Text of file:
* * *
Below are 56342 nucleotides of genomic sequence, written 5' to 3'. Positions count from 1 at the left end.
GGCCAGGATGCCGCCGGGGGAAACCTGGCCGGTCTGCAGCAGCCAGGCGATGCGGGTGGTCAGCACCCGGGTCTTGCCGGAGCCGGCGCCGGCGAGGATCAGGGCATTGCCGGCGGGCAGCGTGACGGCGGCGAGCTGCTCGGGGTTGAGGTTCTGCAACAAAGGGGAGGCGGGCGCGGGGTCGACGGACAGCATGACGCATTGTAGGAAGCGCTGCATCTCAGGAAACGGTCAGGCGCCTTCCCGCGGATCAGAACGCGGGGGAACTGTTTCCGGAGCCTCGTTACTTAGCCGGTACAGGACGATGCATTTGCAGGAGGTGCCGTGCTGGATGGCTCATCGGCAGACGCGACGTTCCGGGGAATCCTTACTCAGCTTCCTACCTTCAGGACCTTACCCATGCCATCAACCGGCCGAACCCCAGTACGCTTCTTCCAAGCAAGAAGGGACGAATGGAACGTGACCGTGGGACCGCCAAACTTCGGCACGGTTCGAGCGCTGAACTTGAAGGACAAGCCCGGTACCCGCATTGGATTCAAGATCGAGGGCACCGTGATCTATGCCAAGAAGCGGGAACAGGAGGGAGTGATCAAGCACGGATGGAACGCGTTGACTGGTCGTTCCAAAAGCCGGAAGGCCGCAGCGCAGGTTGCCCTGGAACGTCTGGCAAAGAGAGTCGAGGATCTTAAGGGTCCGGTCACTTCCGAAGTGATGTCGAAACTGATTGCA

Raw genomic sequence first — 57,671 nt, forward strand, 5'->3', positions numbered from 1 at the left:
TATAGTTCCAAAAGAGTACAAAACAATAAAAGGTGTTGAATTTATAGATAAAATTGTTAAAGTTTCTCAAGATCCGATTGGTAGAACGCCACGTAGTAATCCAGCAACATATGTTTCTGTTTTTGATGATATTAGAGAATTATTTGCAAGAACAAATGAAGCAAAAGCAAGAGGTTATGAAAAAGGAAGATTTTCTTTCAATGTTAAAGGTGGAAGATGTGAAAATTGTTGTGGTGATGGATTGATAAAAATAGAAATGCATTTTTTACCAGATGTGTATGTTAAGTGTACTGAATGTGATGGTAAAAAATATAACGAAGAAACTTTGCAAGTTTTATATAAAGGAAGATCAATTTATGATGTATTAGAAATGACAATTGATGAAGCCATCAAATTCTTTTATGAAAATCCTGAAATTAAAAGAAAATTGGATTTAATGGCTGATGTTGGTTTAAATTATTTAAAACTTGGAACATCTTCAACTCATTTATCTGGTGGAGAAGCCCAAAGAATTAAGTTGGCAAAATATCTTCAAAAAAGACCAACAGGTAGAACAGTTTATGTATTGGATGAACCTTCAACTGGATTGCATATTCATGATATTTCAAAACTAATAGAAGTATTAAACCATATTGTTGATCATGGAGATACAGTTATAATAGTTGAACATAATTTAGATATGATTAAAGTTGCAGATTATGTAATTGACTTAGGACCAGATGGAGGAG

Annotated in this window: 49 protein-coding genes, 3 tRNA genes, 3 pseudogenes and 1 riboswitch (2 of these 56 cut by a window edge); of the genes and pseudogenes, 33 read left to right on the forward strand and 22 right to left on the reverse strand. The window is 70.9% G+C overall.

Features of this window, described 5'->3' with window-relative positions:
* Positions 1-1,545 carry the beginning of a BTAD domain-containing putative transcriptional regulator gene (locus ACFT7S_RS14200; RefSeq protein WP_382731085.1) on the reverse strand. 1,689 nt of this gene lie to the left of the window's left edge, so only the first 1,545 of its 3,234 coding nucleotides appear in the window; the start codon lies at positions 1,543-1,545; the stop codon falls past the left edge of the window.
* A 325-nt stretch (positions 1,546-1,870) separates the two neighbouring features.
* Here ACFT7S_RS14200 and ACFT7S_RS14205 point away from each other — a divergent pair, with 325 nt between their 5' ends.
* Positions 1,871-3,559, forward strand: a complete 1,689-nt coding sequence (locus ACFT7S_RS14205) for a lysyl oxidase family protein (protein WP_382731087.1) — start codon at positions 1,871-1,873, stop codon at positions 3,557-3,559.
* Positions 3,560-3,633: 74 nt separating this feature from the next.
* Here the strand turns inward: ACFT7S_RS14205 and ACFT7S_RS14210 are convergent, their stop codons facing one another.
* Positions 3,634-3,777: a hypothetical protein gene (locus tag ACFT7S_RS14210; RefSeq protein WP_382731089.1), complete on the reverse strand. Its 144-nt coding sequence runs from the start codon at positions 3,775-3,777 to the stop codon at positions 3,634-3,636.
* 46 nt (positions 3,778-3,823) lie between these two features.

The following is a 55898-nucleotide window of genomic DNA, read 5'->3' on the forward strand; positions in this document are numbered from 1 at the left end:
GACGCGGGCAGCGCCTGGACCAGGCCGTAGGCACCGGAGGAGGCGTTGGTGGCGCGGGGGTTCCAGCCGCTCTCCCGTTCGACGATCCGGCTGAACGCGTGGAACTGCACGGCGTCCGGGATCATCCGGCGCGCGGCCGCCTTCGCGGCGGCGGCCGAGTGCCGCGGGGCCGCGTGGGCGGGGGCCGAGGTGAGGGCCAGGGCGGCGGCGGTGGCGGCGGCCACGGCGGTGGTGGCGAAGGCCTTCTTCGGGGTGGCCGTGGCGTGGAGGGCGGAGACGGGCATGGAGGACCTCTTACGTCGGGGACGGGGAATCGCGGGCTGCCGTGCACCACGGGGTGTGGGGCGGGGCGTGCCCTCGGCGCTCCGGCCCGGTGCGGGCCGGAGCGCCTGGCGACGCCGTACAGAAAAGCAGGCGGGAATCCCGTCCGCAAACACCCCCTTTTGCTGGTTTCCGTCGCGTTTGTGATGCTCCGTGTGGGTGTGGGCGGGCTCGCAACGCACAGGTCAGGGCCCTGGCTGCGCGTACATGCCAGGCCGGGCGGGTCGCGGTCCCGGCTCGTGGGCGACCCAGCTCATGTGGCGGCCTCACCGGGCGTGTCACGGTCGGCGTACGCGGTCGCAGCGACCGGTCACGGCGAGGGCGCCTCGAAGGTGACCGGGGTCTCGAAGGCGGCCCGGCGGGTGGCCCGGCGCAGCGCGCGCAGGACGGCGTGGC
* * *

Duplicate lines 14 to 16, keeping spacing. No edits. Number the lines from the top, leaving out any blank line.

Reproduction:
* 46 nt (positions 3,778-3,823) lie between these two features.

The following is a 55898-nucleotide window of genomic DNA, read 5'->3' on the forward strand; positions in this document are numbered from 1 at the left end:
GACGCGGGCAGCGCCTGGACCAGGCCGTAGGCACCGGAGGAGGCGTTGGTGGCGCGGGGGTTCCAGCCGCTCTCCCGTTCGACGATCCGGCTGAACGCGTGGAACTGCACGGCGTCCGGGATCATCCGGCGCGCGGCCGCCTTCGCGGCGGCGGCCGAGTGCCGCGGGGCCGCGTGGGCGGGGGCCGAGGTGAGGGCCAGGGCGGCGGCGGTGGCGGCGGCCACGGCGGTGGTGGCGAAGGCCTTCTTCGGGGTGGCCGTGGCGTGGAGGGCGGAGACGGGCATGGAGGACCTCTTACGTCGGGGACGGGGAATCGCGGGCTGCCGTGCACCACGGGGTGTGGGGCGGGGCGTGCCCTCGGCGCTCCGGCCCGGTGCGGGCCGGAGCGCCTGGCGACGCCGTACAGAAAAGCAGGCGGGAATCCCGTCCGCAAACACCCCCTTTTGCTGGTTTCCGTCGCGTTTGTGATGCTCCGTGTGGGTGTGGGCGGGCTCGCAACGCACAGGTCAGGGCCCTGGCTGCGCGTACATGCCAGGCCGGGCGGGTCGCGGTCCCGGCTCGTGGGCGACCCAGCTCATGTGGCGGCCTCACCGGGCGTGTCACGGTCGGCGTACGCGGTCGCAGCGACCGGTCACGGCGAGGGCGCCTCGAAGGTGACCGGGGTCTCGAAGGCGGCCCGGCGGGTGGCCCGGCGCAGCGCGCGCAGGACGGCGTGGC